On the dark web for around $71, criminals can buy bank accounts and even make loans
According to Digital Shadows cybersecurity researchers, more than 15 billion pieces of account information, including bank accounts and network administrator accounts, are “off the shelf” on the dark web, and some of the information is even available for free.
Many accounts have been shared multiple times, indicating that users do not know that their accounts have been attacked. Even if there is duplication of information, there are more than 5 billion “independent” accounts that “sell for the price” on the dark web.
Digital Shadows said that the highest price is the system administrator account information, which can reach a maximum of 120,000 US dollars, the average selling price of such account information is 3139 US dollars. However, criminals who obtain such account information usually have a "lion's mouth" to the attacked organization, so they think such a price is "value for money".
Among consumer account information, bank account information has the highest price, with an average of 70.91 US dollars (about 500 yuan). Using this type of information, criminals can usually steal money from users' bank accounts, and even apply for credit cards and loans.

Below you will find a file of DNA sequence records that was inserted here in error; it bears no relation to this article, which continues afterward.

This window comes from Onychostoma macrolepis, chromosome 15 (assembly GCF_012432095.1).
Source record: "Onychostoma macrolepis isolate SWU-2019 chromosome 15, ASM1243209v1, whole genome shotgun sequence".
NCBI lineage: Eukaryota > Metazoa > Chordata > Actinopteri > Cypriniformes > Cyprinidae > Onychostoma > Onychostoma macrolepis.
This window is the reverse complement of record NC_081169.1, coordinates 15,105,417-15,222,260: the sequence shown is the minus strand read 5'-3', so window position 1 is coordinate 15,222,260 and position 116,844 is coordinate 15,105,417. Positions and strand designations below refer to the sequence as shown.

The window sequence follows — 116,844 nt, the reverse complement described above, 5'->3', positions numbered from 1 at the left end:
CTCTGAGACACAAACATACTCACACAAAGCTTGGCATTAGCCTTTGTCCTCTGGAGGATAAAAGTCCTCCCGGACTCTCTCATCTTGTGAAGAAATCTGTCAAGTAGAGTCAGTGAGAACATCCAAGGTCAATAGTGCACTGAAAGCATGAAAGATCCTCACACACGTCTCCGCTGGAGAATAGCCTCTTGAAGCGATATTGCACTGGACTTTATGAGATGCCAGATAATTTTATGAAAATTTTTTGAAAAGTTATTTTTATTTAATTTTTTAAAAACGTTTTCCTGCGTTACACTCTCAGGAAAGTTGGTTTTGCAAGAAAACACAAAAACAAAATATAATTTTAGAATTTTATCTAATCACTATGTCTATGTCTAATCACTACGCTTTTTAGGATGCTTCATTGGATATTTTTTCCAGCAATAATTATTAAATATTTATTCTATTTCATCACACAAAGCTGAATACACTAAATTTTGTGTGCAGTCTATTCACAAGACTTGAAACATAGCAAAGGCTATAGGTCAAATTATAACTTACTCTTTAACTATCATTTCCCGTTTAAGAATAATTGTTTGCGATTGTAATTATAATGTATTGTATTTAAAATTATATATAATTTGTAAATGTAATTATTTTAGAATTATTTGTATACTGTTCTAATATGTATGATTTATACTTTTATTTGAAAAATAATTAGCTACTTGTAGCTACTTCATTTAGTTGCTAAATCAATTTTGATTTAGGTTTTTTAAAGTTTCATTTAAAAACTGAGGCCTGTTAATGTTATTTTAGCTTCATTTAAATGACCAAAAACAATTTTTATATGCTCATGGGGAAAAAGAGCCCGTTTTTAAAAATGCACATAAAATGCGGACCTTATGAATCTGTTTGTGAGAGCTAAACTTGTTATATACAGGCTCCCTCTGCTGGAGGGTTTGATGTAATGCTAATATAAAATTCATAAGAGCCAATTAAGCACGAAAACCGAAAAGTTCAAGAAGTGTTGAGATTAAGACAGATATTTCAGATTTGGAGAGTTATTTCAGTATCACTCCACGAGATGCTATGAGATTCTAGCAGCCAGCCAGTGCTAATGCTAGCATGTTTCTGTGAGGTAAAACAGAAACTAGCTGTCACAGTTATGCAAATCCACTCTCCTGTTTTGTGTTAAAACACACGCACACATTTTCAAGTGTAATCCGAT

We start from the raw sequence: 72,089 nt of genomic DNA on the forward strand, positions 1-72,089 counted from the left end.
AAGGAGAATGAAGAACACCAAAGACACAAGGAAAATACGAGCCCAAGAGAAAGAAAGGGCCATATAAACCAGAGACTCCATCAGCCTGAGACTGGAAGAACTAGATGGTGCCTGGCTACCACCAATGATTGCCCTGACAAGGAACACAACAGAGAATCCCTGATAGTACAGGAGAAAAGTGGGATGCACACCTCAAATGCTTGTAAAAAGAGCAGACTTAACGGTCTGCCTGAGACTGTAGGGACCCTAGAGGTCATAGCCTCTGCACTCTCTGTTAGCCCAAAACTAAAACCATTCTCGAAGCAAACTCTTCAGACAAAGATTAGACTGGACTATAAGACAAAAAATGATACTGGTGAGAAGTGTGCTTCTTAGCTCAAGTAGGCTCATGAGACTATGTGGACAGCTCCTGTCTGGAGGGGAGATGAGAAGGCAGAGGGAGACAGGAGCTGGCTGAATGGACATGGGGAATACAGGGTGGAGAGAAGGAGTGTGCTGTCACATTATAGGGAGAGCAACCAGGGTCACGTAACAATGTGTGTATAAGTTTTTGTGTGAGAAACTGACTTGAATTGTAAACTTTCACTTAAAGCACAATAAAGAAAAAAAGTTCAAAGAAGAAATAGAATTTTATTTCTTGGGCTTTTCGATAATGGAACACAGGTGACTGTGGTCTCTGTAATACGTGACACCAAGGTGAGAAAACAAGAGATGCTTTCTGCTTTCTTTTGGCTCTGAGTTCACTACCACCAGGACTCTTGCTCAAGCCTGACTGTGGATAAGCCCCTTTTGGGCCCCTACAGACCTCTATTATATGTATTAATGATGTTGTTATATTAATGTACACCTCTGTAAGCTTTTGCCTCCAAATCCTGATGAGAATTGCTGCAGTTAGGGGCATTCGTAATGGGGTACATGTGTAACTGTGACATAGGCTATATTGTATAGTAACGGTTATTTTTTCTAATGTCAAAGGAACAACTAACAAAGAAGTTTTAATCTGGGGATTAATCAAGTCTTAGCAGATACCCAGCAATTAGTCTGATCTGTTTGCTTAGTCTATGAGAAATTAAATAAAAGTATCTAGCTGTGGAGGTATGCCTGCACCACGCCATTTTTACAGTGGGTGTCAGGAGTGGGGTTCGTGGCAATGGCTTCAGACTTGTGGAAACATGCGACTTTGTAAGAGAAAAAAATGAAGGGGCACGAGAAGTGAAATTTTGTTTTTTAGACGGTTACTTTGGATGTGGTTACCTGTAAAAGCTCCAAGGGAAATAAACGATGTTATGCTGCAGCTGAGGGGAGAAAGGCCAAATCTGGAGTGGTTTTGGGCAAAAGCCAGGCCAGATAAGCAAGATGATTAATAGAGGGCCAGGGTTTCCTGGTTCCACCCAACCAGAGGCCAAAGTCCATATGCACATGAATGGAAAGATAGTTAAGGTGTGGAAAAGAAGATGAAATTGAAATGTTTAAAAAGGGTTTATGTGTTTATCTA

Surprisingly, the second-highest-priced consumer account information is an anti-virus software account, with an average price of $21.67-much lower than the normal annual fee for anti-virus software.
Streaming services, VPNs, file sharing, and social media account information all cost less than $10.
The researchers said that the reason for the large amount of account information on the dark web is that people use low-strength passwords, which are easily cracked by brute force tools.
One way consumers and organizations can increase the difficulty of attacking online accounts is to set a unique password for each service.
Users should also use multi-factor authentication security technology. Once the password is cracked, the system will remind the user.
From：On DarkNet – Dark Web News and Analysis
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